But Obamacare allows states to prohibit abortion coverage in qualified health plans offered through the exchanges. Thus, the first part of Amendment 6; it would prohibit subsidized consumers from using tax dollars for abortions.
The second section of Amendment 6 is likely to generate a nuclear firestorm from pro-choice advocates over the next month.
You can’t tell by its wording, but it is intended to wipe out a 23-year-old Florida Supreme Court ruling that has given Florida one of the most protective legal climates for abortion in the United States.
In 1989, the Florida Supreme Court concluded in “In re T.W., A Minor,” that, because Article I, Section 23 of the Florida Constitution contains an express right of privacy, the Florida Constitution gives broader rights with respect to an abortion than the U.S. Constitution. Indeed, in legal circles on the issue of abortion, Florida is considered to have one of the strongest abortion rights in the United States.
This has meant trying to regulate abortions with such laws as prior-parental consent is unconstitutional — even though the U.S. Supreme Court has previously upheld other states’ parental-consent statutes under Roe v. Wade.
Thus, the proposed amendment is attempting to bring an end to the courts saying that Florida’s privacy guarantee in the Florida Constitution can provide broader or greater abortion-regulation protections than does the U.S. Constitution. The authors of this amendment want to be able to craft laws that would increase the government’s intervention in minors’ decisions about abortion.
We oppose abortion. Tax dollars should not pay for it. Likewise, we oppose government intervention into individuals’ lives. Amendment 6, then, is a two-headed beast. One part supports greater freedom; one part would take it away. Pro-life advocates will support this measure. We can’t. It’s not honest with voters; there’s too much behind the words voters cannot see. We recommend: No.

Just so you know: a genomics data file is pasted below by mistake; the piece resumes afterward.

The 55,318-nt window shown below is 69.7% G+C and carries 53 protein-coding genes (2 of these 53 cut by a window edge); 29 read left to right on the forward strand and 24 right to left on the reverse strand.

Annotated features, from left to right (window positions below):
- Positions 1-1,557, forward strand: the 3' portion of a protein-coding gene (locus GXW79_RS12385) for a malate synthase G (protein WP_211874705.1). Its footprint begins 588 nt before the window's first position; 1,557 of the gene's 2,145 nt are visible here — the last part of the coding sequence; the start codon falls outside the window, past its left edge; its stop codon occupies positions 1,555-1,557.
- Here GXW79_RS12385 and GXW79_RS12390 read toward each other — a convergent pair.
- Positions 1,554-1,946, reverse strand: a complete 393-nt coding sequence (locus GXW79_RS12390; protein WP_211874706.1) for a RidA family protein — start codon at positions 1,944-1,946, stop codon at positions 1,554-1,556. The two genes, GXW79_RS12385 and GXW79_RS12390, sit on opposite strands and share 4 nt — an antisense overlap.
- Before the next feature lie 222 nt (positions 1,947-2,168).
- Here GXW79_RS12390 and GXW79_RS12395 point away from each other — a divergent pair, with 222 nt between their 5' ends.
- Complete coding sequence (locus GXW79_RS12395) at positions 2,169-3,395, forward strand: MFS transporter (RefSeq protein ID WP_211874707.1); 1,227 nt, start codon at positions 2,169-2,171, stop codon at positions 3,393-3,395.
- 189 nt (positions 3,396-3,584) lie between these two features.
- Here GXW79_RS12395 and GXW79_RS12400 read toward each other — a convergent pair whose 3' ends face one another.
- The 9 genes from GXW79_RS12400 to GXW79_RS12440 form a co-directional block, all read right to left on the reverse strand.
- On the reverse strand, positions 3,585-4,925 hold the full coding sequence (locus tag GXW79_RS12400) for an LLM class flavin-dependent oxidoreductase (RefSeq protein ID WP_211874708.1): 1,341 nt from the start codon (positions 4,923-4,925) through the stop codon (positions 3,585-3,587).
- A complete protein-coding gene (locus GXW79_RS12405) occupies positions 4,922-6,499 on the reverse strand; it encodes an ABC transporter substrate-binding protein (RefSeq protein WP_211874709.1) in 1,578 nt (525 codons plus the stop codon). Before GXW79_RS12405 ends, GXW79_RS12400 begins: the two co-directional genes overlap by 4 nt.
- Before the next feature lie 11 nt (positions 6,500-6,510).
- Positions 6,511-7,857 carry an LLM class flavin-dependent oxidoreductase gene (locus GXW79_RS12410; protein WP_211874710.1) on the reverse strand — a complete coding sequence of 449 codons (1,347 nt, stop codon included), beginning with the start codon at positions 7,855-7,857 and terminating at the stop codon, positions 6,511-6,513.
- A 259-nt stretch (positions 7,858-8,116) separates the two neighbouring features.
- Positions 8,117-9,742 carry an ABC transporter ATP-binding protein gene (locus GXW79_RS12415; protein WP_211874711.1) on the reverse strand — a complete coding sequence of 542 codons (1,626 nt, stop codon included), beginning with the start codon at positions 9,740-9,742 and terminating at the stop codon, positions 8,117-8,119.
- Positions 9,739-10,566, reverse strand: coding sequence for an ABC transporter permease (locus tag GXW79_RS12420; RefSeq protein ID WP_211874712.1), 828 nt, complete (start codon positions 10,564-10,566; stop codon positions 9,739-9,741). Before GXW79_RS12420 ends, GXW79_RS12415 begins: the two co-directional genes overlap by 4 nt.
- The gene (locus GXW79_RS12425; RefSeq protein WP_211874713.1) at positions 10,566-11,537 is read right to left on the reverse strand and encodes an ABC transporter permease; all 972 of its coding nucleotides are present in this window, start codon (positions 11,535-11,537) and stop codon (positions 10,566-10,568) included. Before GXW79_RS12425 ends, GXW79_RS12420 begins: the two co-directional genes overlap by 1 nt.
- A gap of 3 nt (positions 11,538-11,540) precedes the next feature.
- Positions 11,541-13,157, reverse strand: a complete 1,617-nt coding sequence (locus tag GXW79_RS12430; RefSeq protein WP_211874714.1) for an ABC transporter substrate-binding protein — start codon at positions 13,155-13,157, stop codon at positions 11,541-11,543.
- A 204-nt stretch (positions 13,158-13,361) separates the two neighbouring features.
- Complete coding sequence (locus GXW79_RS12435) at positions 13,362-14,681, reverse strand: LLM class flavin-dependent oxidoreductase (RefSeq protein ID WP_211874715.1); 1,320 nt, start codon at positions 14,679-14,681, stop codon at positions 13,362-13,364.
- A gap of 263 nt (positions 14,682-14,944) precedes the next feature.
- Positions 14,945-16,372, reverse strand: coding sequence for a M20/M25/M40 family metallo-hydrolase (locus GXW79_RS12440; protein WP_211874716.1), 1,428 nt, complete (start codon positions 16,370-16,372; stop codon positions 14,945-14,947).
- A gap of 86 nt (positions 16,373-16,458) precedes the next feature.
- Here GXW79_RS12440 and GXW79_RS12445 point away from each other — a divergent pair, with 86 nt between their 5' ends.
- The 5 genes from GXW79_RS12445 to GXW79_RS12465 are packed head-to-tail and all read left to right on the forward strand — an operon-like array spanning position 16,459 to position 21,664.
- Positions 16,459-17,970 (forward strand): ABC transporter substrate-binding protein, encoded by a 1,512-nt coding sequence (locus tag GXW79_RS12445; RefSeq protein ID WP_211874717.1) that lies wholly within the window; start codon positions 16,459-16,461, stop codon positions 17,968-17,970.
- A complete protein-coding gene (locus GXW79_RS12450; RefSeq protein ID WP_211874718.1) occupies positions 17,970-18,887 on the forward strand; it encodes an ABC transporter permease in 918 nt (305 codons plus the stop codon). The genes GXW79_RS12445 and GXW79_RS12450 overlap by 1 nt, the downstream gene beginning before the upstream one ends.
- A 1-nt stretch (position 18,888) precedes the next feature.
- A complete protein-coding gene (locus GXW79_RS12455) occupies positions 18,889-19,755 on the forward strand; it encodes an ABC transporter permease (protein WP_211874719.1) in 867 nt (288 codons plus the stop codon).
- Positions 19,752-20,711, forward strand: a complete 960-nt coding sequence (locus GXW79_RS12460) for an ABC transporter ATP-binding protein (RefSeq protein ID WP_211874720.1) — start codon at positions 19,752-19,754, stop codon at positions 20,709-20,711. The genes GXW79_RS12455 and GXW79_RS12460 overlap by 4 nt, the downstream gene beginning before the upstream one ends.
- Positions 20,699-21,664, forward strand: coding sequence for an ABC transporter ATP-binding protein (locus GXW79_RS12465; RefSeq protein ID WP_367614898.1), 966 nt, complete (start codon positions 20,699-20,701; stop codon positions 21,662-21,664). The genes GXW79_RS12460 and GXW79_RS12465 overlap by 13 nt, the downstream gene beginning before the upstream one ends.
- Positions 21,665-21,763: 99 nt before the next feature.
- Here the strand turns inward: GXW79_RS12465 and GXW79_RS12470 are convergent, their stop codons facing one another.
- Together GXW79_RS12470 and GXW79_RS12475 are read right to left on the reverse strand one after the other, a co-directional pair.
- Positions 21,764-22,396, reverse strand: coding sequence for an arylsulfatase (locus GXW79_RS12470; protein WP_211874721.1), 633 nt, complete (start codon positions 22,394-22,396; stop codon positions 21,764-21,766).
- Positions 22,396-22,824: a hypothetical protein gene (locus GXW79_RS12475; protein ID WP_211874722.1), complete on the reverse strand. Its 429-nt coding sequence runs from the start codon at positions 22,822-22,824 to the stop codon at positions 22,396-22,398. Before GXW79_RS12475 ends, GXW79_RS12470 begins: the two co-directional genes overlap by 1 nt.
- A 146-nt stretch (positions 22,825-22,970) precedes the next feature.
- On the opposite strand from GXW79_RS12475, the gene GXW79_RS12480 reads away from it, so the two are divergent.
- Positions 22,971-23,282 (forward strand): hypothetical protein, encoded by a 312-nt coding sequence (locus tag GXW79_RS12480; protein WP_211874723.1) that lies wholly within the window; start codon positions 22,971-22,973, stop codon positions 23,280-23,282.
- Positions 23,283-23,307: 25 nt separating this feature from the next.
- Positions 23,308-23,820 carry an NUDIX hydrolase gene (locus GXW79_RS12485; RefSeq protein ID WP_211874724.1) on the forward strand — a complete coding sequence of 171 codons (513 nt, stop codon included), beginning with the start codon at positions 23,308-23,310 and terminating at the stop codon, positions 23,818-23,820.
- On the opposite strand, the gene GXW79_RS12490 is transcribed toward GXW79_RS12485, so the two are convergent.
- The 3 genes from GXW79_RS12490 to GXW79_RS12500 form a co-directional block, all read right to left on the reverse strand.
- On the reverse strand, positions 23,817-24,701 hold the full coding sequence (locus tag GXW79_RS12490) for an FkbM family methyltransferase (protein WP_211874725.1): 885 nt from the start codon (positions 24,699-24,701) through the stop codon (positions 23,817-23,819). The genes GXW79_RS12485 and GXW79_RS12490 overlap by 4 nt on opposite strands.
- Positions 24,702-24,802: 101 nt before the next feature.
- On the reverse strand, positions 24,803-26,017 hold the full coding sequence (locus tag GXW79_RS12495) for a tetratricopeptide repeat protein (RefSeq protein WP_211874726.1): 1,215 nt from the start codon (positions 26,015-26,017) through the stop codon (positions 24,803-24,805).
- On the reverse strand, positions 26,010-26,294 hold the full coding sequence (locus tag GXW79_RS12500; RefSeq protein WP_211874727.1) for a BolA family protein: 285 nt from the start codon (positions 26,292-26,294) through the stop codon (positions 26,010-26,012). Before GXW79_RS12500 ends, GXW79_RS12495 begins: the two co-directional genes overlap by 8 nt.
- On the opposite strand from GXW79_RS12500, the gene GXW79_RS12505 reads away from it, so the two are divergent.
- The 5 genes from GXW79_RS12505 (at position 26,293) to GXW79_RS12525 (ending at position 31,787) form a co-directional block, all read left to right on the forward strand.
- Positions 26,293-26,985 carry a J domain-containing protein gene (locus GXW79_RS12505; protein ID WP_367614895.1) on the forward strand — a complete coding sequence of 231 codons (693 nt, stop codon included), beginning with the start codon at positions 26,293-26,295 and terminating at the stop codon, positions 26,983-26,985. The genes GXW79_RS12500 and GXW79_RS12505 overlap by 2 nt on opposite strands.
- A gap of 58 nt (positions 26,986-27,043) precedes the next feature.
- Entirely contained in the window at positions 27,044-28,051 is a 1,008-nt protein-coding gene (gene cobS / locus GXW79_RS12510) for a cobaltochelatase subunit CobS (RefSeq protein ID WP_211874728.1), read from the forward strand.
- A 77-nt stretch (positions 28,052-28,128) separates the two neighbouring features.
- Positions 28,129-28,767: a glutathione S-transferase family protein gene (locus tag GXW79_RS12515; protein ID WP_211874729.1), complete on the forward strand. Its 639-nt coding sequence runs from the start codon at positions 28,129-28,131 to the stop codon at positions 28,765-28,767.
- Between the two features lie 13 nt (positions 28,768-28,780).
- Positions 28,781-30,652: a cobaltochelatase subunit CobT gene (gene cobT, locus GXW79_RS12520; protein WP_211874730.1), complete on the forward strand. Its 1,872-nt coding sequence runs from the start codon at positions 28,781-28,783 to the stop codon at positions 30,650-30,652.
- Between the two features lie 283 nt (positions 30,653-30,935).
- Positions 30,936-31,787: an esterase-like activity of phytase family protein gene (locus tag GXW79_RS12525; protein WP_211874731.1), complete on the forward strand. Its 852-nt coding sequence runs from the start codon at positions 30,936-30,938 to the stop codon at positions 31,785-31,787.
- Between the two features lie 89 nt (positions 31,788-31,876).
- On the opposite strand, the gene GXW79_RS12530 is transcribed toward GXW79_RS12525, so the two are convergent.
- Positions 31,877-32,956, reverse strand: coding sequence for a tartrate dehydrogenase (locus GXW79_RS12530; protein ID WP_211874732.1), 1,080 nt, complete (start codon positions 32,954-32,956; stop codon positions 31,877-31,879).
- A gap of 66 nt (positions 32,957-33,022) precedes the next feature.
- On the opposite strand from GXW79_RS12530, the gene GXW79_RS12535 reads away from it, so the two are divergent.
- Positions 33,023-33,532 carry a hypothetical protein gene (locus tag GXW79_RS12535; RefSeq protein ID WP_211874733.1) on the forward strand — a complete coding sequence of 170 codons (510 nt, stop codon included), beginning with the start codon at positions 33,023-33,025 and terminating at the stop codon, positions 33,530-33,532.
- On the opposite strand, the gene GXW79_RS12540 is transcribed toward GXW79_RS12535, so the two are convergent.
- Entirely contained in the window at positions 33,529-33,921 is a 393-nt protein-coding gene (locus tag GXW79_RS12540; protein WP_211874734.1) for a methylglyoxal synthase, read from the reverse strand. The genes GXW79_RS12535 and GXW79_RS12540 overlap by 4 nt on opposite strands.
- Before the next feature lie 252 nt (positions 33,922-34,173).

Amendment 1: Health Care Services
Amendment 2: Veterans disabled due to combat injury; homestead property-tax discount
Amendment 3: State government revenue limitation
Amendment 4: Property-tax limitations; property value decline; reduction for non-homestead assessment increases; delay of scheduled repeal
Amendment 5: State courts
Amendment 7: Removed from ballot
Amendment 8: Religious freedom
Amendment 9: Homestead property-tax exemption for suriviving spouse of military veteran or first responder
Amendment 10: Tangible personal property-tax exemption
Amendment 11: Additional homestead exemption; low-income seniors who maintain long-term residency on property; equal to assessed value
Amendment 12: Appoint student body president to board of governors of the state university system
THIS WEEK’S ANALYSIS:
Prohibition of public funding of abortions and “the construction of abortion of rights”
“This proposed amendment provides that public funds may not be expended for any abortion or for health-benefits coverage that includes coverage of abortion. This prohibition does not apply to an expenditure required by federal law, a case in which a woman suffers from a physical disorder, physical injury, or physical illness that would place her in danger of death unless an abortion is performed, or a case of rape or incest.
“This proposed amendment provides that the State Constitution may not be interpreted to create broader rights to an abortion than those contained in the United States Constitution. With respect to abortion, this proposed amendment overrules court decisions which conclude that the right of privacy under Article I, Section 23 of the State Constitution is broader in scope than that of the United States Constitution.”
Voters can find details on each amendment on the website of the Division of Elections, Florida Department of State: http://election.dos.state.fl.us/initiatives/initiativelist.asp?year=2012&initstatus=ALL&MadeBallot=Y&ElecType=GEN